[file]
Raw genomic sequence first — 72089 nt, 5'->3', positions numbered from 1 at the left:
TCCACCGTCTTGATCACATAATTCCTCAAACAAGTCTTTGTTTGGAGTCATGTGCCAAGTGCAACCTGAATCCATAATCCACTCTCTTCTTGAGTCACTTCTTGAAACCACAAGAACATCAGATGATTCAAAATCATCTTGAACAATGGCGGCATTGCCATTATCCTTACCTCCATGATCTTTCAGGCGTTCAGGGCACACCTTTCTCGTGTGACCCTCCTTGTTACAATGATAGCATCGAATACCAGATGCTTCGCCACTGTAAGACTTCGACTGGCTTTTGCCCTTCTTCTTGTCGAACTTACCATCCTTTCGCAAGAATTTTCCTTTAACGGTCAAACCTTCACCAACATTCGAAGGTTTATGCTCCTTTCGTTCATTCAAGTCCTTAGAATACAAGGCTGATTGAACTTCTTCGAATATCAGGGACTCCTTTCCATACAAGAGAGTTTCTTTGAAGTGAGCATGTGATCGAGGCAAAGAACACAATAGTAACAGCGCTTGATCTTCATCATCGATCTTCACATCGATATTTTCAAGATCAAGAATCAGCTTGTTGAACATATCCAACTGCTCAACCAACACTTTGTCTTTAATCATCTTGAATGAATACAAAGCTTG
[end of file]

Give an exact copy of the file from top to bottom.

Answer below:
Raw genomic sequence first — 72089 nt, 5'->3', positions numbered from 1 at the left:
TCCACCGTCTTGATCACATAATTCCTCAAACAAGTCTTTGTTTGGAGTCATGTGCCAAGTGCAACCTGAATCCATAATCCACTCTCTTCTTGAGTCACTTCTTGAAACCACAAGAACATCAGATGATTCAAAATCATCTTGAACAATGGCGGCATTGCCATTATCCTTACCTCCATGATCTTTCAGGCGTTCAGGGCACACCTTTCTCGTGTGACCCTCCTTGTTACAATGATAGCATCGAATACCAGATGCTTCGCCACTGTAAGACTTCGACTGGCTTTTGCCCTTCTTCTTGTCGAACTTACCATCCTTTCGCAAGAATTTTCCTTTAACGGTCAAACCTTCACCAACATTCGAAGGTTTATGCTCCTTTCGTTCATTCAAGTCCTTAGAATACAAGGCTGATTGAACTTCTTCGAATATCAGGGACTCCTTTCCATACAAGAGAGTTTCTTTGAAGTGAGCATGTGATCGAGGCAAAGAACACAATAGTAACAGCGCTTGATCTTCATCATCGATCTTCACATCGATATTTTCAAGATCAAGAATCAGCTTGTTGAACATATCCAACTGCTCAACCAACACTTTGTCTTTAATCATCTTGAATGAATACAAAGCTTG